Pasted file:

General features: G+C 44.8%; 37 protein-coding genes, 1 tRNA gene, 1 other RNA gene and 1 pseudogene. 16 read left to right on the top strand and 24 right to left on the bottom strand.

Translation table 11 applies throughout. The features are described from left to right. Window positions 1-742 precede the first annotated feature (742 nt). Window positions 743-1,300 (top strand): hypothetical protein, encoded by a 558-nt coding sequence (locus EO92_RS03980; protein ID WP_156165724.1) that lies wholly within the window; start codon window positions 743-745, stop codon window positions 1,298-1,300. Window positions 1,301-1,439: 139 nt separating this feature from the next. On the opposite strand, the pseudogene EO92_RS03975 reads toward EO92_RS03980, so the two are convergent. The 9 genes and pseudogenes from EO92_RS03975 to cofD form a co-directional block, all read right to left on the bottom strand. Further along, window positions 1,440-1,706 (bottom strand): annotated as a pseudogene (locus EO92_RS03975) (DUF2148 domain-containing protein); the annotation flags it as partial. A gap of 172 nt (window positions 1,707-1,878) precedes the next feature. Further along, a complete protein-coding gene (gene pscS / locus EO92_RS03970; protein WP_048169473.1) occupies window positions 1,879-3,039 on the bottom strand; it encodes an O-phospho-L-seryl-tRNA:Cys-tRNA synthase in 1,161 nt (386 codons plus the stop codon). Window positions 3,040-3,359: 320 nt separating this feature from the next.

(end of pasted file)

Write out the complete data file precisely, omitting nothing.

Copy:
General features: G+C 44.8%; 37 protein-coding genes, 1 tRNA gene, 1 other RNA gene and 1 pseudogene. 16 read left to right on the top strand and 24 right to left on the bottom strand.

Translation table 11 applies throughout. The features are described from left to right. Window positions 1-742 precede the first annotated feature (742 nt). Window positions 743-1,300 (top strand): hypothetical protein, encoded by a 558-nt coding sequence (locus EO92_RS03980; protein ID WP_156165724.1) that lies wholly within the window; start codon window positions 743-745, stop codon window positions 1,298-1,300. Window positions 1,301-1,439: 139 nt separating this feature from the next. On the opposite strand, the pseudogene EO92_RS03975 reads toward EO92_RS03980, so the two are convergent. The 9 genes and pseudogenes from EO92_RS03975 to cofD form a co-directional block, all read right to left on the bottom strand. Further along, window positions 1,440-1,706 (bottom strand): annotated as a pseudogene (locus EO92_RS03975) (DUF2148 domain-containing protein); the annotation flags it as partial. A gap of 172 nt (window positions 1,707-1,878) precedes the next feature. Further along, a complete protein-coding gene (gene pscS / locus EO92_RS03970; protein WP_048169473.1) occupies window positions 1,879-3,039 on the bottom strand; it encodes an O-phospho-L-seryl-tRNA:Cys-tRNA synthase in 1,161 nt (386 codons plus the stop codon). Window positions 3,040-3,359: 320 nt separating this feature from the next.